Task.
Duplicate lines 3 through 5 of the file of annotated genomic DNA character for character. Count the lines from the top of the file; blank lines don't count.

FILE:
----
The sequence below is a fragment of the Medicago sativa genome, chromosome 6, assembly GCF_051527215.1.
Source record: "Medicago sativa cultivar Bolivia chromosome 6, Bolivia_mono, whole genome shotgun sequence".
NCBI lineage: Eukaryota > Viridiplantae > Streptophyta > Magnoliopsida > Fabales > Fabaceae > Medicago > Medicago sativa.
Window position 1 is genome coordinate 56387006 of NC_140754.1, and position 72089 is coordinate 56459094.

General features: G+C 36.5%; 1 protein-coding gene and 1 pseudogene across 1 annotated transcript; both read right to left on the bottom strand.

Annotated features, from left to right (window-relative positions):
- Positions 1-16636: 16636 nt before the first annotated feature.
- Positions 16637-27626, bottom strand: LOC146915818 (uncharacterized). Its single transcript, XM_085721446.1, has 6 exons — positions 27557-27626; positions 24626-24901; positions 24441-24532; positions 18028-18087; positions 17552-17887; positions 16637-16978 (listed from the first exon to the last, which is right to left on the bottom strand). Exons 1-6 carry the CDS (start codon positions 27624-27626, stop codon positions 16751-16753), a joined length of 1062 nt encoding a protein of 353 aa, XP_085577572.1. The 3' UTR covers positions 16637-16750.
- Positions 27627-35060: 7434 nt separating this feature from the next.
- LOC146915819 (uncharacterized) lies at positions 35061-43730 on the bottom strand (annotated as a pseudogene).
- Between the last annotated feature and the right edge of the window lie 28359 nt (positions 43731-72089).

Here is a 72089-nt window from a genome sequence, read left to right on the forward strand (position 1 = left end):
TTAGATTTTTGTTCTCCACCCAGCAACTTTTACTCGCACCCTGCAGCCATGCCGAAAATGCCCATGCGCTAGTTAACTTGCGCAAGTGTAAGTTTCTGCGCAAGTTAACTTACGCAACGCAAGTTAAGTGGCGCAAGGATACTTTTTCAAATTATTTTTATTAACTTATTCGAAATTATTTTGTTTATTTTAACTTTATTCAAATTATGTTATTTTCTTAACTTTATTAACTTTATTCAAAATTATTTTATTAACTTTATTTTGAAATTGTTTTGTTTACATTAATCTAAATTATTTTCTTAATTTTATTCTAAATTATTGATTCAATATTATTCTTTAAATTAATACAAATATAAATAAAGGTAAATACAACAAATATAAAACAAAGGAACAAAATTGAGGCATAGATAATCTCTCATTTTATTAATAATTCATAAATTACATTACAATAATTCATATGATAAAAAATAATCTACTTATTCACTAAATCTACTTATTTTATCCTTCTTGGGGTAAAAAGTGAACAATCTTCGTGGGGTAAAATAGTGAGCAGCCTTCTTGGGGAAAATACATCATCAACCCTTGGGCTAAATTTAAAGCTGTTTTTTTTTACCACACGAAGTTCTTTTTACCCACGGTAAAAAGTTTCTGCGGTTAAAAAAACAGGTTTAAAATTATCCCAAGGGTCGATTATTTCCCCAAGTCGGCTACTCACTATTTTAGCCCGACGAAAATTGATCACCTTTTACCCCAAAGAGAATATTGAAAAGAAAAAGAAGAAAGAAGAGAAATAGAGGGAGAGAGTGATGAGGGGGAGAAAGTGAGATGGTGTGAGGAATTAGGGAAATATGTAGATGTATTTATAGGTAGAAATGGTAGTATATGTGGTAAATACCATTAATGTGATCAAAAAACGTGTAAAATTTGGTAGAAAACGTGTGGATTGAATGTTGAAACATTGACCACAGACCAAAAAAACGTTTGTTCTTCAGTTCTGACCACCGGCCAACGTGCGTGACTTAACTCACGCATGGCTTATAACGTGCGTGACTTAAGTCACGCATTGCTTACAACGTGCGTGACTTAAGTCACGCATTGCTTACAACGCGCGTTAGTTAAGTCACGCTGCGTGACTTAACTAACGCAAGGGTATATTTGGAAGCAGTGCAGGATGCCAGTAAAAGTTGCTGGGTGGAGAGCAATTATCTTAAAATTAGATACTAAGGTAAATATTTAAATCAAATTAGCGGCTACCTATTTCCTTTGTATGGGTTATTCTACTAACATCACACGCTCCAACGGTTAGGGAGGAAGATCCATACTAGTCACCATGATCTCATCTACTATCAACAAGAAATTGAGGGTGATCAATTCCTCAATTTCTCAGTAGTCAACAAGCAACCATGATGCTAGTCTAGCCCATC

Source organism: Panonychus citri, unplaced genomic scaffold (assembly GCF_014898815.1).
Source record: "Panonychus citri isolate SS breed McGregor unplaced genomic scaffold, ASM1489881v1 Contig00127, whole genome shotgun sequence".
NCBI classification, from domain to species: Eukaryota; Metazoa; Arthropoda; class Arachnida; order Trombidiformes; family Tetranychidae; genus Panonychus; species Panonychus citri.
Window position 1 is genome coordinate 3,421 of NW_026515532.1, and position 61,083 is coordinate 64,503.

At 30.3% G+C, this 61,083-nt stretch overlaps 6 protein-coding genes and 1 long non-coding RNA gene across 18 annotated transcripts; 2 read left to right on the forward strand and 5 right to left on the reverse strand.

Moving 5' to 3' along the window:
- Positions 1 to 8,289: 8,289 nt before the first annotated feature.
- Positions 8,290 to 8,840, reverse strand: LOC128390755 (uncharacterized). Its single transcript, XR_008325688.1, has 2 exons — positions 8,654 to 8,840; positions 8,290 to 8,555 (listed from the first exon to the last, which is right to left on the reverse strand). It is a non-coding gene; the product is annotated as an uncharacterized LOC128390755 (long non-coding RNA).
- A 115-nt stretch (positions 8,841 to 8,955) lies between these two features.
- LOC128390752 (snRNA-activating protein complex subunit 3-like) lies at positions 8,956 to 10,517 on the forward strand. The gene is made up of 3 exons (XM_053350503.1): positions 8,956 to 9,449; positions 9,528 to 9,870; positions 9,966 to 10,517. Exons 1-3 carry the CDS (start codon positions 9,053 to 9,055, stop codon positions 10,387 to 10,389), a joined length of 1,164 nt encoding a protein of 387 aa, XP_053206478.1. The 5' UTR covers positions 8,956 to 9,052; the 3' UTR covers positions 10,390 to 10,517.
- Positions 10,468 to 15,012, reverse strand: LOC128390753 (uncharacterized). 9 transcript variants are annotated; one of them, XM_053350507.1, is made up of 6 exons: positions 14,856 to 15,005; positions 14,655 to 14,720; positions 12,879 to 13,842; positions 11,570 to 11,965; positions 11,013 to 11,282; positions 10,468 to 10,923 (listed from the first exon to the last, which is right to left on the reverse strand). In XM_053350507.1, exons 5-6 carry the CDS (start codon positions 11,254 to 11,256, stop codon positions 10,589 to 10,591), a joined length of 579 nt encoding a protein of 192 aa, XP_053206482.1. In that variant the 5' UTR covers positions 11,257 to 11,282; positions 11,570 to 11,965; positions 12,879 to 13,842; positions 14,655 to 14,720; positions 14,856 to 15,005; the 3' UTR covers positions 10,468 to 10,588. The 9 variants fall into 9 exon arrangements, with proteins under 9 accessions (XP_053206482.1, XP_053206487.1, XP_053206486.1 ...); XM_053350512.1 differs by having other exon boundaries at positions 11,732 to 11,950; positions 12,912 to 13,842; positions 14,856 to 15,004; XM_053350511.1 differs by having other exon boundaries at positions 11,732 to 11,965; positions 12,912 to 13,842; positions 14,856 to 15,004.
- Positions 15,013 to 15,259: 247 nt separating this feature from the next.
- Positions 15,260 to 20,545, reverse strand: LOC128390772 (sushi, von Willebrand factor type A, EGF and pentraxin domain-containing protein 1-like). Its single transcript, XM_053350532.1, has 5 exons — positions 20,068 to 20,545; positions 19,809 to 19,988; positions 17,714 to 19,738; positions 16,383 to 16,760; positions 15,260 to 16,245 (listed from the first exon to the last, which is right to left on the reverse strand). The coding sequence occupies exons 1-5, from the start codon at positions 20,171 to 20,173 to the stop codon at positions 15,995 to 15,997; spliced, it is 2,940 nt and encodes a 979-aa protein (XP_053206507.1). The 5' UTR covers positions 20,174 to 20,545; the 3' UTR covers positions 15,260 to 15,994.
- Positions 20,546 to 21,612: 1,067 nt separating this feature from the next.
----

NCBI lineage: Eukaryota > Viridiplantae > Streptophyta > Magnoliopsida > Fabales > Fabaceae > Medicago > Medicago sativa.
Window position 1 is genome coordinate 56387006 of NC_140754.1, and position 72089 is coordinate 56459094.

General features: G+C 36.5%; 1 protein-coding gene and 1 pseudogene across 1 annotated transcript; both read right to left on the bottom strand.